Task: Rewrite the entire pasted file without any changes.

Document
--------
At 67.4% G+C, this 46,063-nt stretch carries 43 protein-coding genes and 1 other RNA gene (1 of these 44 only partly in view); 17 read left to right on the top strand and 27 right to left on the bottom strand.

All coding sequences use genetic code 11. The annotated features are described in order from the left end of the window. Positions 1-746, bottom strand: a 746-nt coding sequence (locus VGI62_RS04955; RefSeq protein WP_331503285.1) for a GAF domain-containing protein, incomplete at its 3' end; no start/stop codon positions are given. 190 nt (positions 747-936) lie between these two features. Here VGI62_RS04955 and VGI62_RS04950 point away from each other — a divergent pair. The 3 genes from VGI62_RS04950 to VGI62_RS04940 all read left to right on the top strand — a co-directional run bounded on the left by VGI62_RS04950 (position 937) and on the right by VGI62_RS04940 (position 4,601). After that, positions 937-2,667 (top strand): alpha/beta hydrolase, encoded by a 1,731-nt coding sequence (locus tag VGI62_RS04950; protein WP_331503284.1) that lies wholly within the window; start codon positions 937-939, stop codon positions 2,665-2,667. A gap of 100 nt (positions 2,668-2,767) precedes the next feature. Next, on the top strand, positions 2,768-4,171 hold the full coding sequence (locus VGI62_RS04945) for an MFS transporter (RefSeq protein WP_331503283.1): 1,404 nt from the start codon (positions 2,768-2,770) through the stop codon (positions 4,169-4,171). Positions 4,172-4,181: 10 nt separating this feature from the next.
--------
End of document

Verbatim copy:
At 67.4% G+C, this 46,063-nt stretch carries 43 protein-coding genes and 1 other RNA gene (1 of these 44 only partly in view); 17 read left to right on the top strand and 27 right to left on the bottom strand.

All coding sequences use genetic code 11. The annotated features are described in order from the left end of the window. Positions 1-746, bottom strand: a 746-nt coding sequence (locus VGI62_RS04955; RefSeq protein WP_331503285.1) for a GAF domain-containing protein, incomplete at its 3' end; no start/stop codon positions are given. 190 nt (positions 747-936) lie between these two features. Here VGI62_RS04955 and VGI62_RS04950 point away from each other — a divergent pair. The 3 genes from VGI62_RS04950 to VGI62_RS04940 all read left to right on the top strand — a co-directional run bounded on the left by VGI62_RS04950 (position 937) and on the right by VGI62_RS04940 (position 4,601). After that, positions 937-2,667 (top strand): alpha/beta hydrolase, encoded by a 1,731-nt coding sequence (locus tag VGI62_RS04950; protein WP_331503284.1) that lies wholly within the window; start codon positions 937-939, stop codon positions 2,665-2,667. A gap of 100 nt (positions 2,668-2,767) precedes the next feature. Next, on the top strand, positions 2,768-4,171 hold the full coding sequence (locus VGI62_RS04945) for an MFS transporter (RefSeq protein WP_331503283.1): 1,404 nt from the start codon (positions 2,768-2,770) through the stop codon (positions 4,169-4,171). Positions 4,172-4,181: 10 nt separating this feature from the next.